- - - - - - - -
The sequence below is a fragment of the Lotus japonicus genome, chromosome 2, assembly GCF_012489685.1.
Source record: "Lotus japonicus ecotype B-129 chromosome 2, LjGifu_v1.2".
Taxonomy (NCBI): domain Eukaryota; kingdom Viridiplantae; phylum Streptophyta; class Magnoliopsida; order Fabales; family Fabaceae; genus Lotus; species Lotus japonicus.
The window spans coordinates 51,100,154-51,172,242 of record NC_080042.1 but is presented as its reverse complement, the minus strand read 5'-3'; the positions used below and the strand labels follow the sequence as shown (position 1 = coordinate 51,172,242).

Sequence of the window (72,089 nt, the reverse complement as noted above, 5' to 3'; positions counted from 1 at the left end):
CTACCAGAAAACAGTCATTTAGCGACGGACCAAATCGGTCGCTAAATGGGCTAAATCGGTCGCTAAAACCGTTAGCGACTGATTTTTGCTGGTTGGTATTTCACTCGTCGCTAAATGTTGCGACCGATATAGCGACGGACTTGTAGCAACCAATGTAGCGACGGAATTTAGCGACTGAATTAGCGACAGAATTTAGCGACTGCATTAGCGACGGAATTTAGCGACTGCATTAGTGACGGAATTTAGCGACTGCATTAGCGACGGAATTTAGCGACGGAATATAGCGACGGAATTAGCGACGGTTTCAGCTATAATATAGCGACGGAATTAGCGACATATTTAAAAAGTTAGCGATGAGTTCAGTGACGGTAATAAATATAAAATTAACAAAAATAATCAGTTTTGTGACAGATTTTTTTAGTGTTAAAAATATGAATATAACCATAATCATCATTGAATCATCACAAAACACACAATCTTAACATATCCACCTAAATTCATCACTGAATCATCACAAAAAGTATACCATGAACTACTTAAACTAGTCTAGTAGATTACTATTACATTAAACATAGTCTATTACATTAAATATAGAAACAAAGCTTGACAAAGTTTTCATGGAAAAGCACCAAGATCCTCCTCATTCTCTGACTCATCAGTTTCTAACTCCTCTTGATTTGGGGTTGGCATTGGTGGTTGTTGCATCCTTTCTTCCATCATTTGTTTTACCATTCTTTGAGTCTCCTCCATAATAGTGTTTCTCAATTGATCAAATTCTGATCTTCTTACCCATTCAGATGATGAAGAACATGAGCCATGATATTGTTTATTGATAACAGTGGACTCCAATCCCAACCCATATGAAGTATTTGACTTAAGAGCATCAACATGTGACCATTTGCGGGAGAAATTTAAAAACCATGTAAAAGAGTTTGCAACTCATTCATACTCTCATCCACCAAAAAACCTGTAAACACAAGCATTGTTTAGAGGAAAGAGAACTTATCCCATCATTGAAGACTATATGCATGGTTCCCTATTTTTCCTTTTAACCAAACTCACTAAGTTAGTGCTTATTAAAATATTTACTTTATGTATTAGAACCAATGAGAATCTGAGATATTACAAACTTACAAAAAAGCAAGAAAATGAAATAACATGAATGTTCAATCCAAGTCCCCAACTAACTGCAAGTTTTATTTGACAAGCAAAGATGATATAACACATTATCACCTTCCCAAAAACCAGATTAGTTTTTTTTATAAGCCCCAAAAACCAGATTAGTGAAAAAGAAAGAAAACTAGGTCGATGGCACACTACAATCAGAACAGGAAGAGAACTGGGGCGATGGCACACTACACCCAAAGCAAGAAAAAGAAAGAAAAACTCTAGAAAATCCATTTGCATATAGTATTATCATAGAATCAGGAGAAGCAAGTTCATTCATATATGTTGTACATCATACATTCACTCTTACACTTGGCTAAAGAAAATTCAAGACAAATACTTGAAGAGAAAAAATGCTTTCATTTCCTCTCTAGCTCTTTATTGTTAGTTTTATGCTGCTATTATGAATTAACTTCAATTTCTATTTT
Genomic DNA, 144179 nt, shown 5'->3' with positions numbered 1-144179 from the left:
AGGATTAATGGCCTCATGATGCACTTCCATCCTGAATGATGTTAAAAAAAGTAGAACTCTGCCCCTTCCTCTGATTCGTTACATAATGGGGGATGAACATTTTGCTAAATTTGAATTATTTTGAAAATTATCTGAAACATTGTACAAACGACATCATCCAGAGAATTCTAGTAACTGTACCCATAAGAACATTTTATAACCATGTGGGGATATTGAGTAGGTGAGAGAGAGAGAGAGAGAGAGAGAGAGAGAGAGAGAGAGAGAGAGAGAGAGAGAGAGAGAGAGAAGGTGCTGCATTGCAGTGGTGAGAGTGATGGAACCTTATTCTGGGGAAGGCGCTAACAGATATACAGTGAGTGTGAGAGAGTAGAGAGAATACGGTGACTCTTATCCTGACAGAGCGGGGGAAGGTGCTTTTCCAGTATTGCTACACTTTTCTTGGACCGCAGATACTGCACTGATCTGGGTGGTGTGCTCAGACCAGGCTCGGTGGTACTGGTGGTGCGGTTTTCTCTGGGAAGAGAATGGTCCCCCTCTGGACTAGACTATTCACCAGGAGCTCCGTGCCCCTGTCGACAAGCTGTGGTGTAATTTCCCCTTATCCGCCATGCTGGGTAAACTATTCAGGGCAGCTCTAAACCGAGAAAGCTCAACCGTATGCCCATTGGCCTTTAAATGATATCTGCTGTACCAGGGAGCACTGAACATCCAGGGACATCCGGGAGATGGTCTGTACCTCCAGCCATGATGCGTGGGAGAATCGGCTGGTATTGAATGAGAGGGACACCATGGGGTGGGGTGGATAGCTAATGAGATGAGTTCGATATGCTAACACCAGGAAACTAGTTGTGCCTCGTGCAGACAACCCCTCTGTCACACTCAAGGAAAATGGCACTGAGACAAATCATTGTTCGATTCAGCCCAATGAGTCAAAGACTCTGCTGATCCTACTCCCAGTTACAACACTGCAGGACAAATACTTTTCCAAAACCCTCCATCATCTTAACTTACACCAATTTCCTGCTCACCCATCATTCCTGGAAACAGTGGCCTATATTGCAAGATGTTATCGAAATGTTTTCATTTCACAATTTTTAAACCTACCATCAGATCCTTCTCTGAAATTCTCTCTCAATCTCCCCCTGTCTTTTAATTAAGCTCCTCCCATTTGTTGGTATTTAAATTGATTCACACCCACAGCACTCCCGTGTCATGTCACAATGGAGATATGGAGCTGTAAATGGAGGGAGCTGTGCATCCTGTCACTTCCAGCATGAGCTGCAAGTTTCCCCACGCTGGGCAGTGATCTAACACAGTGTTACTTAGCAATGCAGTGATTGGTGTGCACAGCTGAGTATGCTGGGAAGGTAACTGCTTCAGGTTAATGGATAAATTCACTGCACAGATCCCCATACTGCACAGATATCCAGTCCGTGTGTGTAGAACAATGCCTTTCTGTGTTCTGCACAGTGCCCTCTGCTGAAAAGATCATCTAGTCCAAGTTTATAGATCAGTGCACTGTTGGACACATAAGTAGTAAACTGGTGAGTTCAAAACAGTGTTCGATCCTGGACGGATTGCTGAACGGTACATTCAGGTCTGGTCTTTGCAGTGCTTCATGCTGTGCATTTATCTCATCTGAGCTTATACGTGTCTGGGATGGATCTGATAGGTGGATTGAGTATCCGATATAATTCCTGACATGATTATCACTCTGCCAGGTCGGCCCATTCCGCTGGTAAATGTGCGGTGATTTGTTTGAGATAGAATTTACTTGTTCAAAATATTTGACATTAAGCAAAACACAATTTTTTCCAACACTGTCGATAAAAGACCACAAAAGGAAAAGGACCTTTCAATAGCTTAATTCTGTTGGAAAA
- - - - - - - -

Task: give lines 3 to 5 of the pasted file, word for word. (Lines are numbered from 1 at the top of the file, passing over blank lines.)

Taxonomy (NCBI): domain Eukaryota; kingdom Viridiplantae; phylum Streptophyta; class Magnoliopsida; order Fabales; family Fabaceae; genus Lotus; species Lotus japonicus.
The window spans coordinates 51,100,154-51,172,242 of record NC_080042.1 but is presented as its reverse complement, the minus strand read 5'-3'; the positions used below and the strand labels follow the sequence as shown (position 1 = coordinate 51,172,242).

Sequence of the window (72,089 nt, the reverse complement as noted above, 5' to 3'; positions counted from 1 at the left end):